Of course the main question is, does the use of OERs benefit our students? One of the main reasons to use them is cost (Griffith et al, 2018;Martin et al, 2017). Commercial textbooks are expensive, and it is known that many students do not buy or even rent the books. Just by providing access to materials should in principle improve student learning. However, studies are fuzzy and conclusions hard to decipher (Johnson, 2018,Judith & Bull, 2016)

Personally, I love the idea of using OERs but am held back by many of the aspects discussed above. It is my hope that creative solutions can be made to combine the openness and low/no cost of OERs with stability and support.

In one of my courses, an online nonmajors general biology course, we reached a good compromise. Through negotiations with a smaller commercial publisher, we got a very discounted price for 6 month access to their product in an electronic format. The product is embedded into the LMS and charged as an additional fee, so all students have access to it from day 1. This product is more than the book- it has adaptive quizzes, which are very popular among students, animations, videos, and a rich testbank. Instructors are free to use additional OER material. For me, this combines the best of the 2 worlds- the support and reliability of commercial publishing with the flexibility and freshness of OER.

Indeed, the supposedly “narrower” topic did balloon into a many-headed Hydra. I do enjoy how an open-ended prompt can bring so many different perspectives. Once done, I’ll update with the finished Prezi presentation. Until then, stay tuned!

UPDATED: here is the link to our Prezi- enjoy!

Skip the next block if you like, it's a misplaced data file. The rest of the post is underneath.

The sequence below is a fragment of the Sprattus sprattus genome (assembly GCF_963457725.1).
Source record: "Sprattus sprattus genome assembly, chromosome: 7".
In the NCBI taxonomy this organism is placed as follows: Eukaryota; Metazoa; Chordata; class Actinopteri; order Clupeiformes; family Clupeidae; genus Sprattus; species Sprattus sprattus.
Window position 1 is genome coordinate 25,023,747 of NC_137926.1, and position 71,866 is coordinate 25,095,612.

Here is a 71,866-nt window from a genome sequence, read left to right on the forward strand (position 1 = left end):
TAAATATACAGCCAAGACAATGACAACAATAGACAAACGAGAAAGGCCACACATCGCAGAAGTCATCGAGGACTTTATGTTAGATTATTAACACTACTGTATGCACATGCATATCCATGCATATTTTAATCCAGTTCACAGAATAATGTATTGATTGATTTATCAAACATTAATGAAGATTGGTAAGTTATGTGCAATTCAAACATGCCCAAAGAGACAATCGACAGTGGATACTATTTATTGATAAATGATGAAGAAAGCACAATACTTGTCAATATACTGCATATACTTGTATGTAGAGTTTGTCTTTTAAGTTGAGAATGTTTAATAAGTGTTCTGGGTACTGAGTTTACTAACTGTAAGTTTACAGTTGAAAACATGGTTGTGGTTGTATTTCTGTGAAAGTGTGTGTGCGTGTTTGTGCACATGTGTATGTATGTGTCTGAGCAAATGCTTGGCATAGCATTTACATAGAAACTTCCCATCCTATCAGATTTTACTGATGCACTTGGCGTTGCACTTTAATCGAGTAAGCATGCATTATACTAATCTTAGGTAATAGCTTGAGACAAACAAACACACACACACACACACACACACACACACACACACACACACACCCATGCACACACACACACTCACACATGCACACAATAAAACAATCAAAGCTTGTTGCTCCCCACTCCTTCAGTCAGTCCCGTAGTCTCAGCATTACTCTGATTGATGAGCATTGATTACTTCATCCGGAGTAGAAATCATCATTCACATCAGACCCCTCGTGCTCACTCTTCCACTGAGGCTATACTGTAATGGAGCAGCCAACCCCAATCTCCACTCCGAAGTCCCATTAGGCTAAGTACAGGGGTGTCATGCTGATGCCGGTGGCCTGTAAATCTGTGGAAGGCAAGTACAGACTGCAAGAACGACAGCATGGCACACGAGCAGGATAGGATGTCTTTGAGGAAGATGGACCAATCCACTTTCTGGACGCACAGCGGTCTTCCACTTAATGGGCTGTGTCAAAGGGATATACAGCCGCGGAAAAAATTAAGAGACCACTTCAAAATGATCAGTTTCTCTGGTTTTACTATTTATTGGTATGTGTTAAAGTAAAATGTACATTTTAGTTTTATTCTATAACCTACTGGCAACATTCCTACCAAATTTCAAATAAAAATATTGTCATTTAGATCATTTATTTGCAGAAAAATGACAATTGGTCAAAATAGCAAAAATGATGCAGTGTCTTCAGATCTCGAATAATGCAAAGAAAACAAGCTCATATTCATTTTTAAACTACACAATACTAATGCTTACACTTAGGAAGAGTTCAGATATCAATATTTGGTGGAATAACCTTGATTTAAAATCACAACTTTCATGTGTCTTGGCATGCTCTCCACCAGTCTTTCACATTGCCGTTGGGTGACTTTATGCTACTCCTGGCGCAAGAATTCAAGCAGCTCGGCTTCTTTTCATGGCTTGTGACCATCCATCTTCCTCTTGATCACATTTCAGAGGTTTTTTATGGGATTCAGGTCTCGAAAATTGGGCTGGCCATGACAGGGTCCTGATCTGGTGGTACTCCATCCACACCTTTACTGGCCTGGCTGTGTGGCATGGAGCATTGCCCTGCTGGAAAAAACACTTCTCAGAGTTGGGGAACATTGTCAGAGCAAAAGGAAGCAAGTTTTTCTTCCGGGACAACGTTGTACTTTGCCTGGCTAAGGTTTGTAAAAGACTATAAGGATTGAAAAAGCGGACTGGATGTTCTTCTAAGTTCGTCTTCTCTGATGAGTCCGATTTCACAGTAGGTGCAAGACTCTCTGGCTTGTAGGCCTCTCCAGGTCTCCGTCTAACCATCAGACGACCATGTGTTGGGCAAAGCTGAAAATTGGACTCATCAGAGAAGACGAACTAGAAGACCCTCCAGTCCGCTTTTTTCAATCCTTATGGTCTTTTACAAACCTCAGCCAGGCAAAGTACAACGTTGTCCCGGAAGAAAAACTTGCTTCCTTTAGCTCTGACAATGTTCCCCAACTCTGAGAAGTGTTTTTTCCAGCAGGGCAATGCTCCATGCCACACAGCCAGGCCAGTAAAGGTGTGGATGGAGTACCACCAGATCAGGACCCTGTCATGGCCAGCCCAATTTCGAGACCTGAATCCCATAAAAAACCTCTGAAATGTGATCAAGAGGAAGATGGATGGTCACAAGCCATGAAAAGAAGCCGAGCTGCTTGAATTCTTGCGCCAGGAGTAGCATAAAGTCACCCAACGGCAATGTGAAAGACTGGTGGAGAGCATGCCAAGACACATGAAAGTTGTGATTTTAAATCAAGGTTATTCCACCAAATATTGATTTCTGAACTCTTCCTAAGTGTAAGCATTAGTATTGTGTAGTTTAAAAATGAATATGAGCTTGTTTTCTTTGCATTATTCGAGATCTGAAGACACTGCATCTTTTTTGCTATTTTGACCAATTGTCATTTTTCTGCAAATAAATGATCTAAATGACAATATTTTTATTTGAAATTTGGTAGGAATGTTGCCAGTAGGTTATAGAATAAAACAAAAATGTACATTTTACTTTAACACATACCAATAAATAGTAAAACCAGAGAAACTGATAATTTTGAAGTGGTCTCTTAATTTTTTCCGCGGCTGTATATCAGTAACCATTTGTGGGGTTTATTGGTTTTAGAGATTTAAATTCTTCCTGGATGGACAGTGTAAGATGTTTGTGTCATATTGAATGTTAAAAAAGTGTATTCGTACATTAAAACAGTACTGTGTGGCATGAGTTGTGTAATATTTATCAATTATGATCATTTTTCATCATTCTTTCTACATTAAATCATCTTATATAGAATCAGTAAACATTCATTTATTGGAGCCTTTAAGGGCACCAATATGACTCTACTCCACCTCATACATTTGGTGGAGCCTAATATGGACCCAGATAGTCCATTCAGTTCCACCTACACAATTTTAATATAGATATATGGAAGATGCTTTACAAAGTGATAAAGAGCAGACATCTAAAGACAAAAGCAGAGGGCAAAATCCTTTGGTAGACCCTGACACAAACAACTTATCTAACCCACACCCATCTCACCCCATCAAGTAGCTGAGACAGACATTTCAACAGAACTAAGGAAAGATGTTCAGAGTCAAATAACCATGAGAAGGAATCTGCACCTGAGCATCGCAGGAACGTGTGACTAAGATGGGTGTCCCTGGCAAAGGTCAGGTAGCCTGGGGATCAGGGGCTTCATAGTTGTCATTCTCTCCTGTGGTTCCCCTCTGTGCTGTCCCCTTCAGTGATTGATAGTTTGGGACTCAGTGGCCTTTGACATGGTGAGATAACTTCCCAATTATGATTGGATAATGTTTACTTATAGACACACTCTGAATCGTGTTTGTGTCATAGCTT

Delgado, H., Delgado, M., & Hilton III, J. (2019). On the Efficacy of Open Educational Resources. The International Review of Research in Open and Distributed Learning20(1). Retrieved from

Griffiths, R., Gardner, S., Lundh, P., Shear, L., Ball, A., Mislevy, J., Wang, S.,
Desrochers, D., Staisloff, R. (2018). Participant Experiences and Financial
Impacts: Findings from Year 2 of Achieving the Dream’s OER Degree Initiative. Menlo Park, CA: SRI International.

Hassall, C. and Lewis, D.I. Institutional and technological barriers to the use of open educational resources (OERs) in physiology and medical education Advances in Physiology Education 2017 41:1, 77-81

Johnson, S. (2018, October 11). Does OER actually improve learning?EdSurge.

JUDITH, Kate; BULL, David. Assessing the potential for openness: A framework for examining course-level OER implementation in higher education. education policy analysis archives, [S.l.], v. 24, p. 42, mar. 2016. ISSN 1068-2341. Available at: <>. Date accessed: 30 mar. 2019. doi:

Martin, M., Belikov, O., Hilton III, J., Wiley, D., & Fischer, L. (2017). Analysis of Student and Faculty Perceptions of Textbook Costs in Higher Education. Open Praxis, 9(1), 79-91. doi:

Seaman, J. E., & Seaman, J. (2018). Freeing the textbook: Educational resources in U.S. higher education, 2018. Babson Survey Research Group. [Creative Commons BY-SA 4.0]